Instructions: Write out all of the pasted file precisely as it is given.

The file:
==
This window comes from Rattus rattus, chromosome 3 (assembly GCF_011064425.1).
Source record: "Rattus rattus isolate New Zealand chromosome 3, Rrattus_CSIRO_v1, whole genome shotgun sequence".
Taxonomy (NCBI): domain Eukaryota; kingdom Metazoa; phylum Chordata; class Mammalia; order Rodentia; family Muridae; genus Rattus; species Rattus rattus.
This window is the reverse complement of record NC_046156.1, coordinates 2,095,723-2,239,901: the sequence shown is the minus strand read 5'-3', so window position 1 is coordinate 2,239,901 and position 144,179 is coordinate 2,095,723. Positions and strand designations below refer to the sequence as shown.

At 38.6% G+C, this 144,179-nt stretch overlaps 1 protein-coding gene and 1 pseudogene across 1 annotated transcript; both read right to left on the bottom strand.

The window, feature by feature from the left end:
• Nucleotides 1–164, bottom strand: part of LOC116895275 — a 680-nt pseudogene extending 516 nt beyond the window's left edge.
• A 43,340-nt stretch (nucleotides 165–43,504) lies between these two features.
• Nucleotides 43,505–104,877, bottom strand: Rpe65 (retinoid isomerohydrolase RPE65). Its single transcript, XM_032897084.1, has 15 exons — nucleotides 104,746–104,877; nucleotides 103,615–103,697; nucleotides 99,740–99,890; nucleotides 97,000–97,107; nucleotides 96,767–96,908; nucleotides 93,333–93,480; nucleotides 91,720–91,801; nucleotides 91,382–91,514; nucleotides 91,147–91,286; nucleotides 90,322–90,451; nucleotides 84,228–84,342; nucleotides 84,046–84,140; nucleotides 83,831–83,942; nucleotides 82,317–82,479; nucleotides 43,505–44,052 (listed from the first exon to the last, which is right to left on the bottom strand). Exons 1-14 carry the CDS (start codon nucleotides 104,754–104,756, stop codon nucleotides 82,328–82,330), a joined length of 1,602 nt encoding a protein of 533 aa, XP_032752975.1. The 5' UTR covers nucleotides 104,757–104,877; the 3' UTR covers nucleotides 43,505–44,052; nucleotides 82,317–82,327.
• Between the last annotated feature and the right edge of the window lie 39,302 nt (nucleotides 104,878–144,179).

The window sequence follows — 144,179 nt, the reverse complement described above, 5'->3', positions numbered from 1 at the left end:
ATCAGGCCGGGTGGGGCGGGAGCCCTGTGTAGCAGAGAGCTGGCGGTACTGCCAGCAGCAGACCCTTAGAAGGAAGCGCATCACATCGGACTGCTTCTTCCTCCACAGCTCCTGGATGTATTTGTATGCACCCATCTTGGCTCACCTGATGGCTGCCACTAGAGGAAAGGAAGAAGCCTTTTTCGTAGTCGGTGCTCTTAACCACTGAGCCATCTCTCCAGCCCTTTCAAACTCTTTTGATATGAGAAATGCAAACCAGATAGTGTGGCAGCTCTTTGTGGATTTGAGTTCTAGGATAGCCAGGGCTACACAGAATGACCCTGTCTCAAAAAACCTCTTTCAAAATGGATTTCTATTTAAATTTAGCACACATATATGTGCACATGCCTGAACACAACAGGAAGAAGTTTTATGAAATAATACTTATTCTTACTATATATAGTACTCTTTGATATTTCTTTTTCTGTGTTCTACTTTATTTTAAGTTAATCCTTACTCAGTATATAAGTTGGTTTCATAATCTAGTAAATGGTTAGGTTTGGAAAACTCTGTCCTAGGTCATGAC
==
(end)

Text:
This window comes from Rattus rattus, chromosome 3 (assembly GCF_011064425.1).
Source record: "Rattus rattus isolate New Zealand chromosome 3, Rrattus_CSIRO_v1, whole genome shotgun sequence".
Taxonomy (NCBI): domain Eukaryota; kingdom Metazoa; phylum Chordata; class Mammalia; order Rodentia; family Muridae; genus Rattus; species Rattus rattus.
This window is the reverse complement of record NC_046156.1, coordinates 2,095,723-2,239,901: the sequence shown is the minus strand read 5'-3', so window position 1 is coordinate 2,239,901 and position 144,179 is coordinate 2,095,723. Positions and strand designations below refer to the sequence as shown.

At 38.6% G+C, this 144,179-nt stretch overlaps 1 protein-coding gene and 1 pseudogene across 1 annotated transcript; both read right to left on the bottom strand.

The window, feature by feature from the left end:
• Nucleotides 1–164, bottom strand: part of LOC116895275 — a 680-nt pseudogene extending 516 nt beyond the window's left edge.
• A 43,340-nt stretch (nucleotides 165–43,504) lies between these two features.
• Nucleotides 43,505–104,877, bottom strand: Rpe65 (retinoid isomerohydrolase RPE65). Its single transcript, XM_032897084.1, has 15 exons — nucleotides 104,746–104,877; nucleotides 103,615–103,697; nucleotides 99,740–99,890; nucleotides 97,000–97,107; nucleotides 96,767–96,908; nucleotides 93,333–93,480; nucleotides 91,720–91,801; nucleotides 91,382–91,514; nucleotides 91,147–91,286; nucleotides 90,322–90,451; nucleotides 84,228–84,342; nucleotides 84,046–84,140; nucleotides 83,831–83,942; nucleotides 82,317–82,479; nucleotides 43,505–44,052 (listed from the first exon to the last, which is right to left on the bottom strand). Exons 1-14 carry the CDS (start codon nucleotides 104,754–104,756, stop codon nucleotides 82,328–82,330), a joined length of 1,602 nt encoding a protein of 533 aa, XP_032752975.1. The 5' UTR covers nucleotides 104,757–104,877; the 3' UTR covers nucleotides 43,505–44,052; nucleotides 82,317–82,327.
• Between the last annotated feature and the right edge of the window lie 39,302 nt (nucleotides 104,878–144,179).

The window sequence follows — 144,179 nt, the reverse complement described above, 5'->3', positions numbered from 1 at the left end:
ATCAGGCCGGGTGGGGCGGGAGCCCTGTGTAGCAGAGAGCTGGCGGTACTGCCAGCAGCAGACCCTTAGAAGGAAGCGCATCACATCGGACTGCTTCTTCCTCCACAGCTCCTGGATGTATTTGTATGCACCCATCTTGGCTCACCTGATGGCTGCCACTAGAGGAAAGGAAGAAGCCTTTTTCGTAGTCGGTGCTCTTAACCACTGAGCCATCTCTCCAGCCCTTTCAAACTCTTTTGATATGAGAAATGCAAACCAGATAGTGTGGCAGCTCTTTGTGGATTTGAGTTCTAGGATAGCCAGGGCTACACAGAATGACCCTGTCTCAAAAAACCTCTTTCAAAATGGATTTCTATTTAAATTTAGCACACATATATGTGCACATGCCTGAACACAACAGGAAGAAGTTTTATGAAATAATACTTATTCTTACTATATATAGTACTCTTTGATATTTCTTTTTCTGTGTTCTACTTTATTTTAAGTTAATCCTTACTCAGTATATAAGTTGGTTTCATAATCTAGTAAATGGTTAGGTTTGGAAAACTCTGTCCTAGGTCATGAC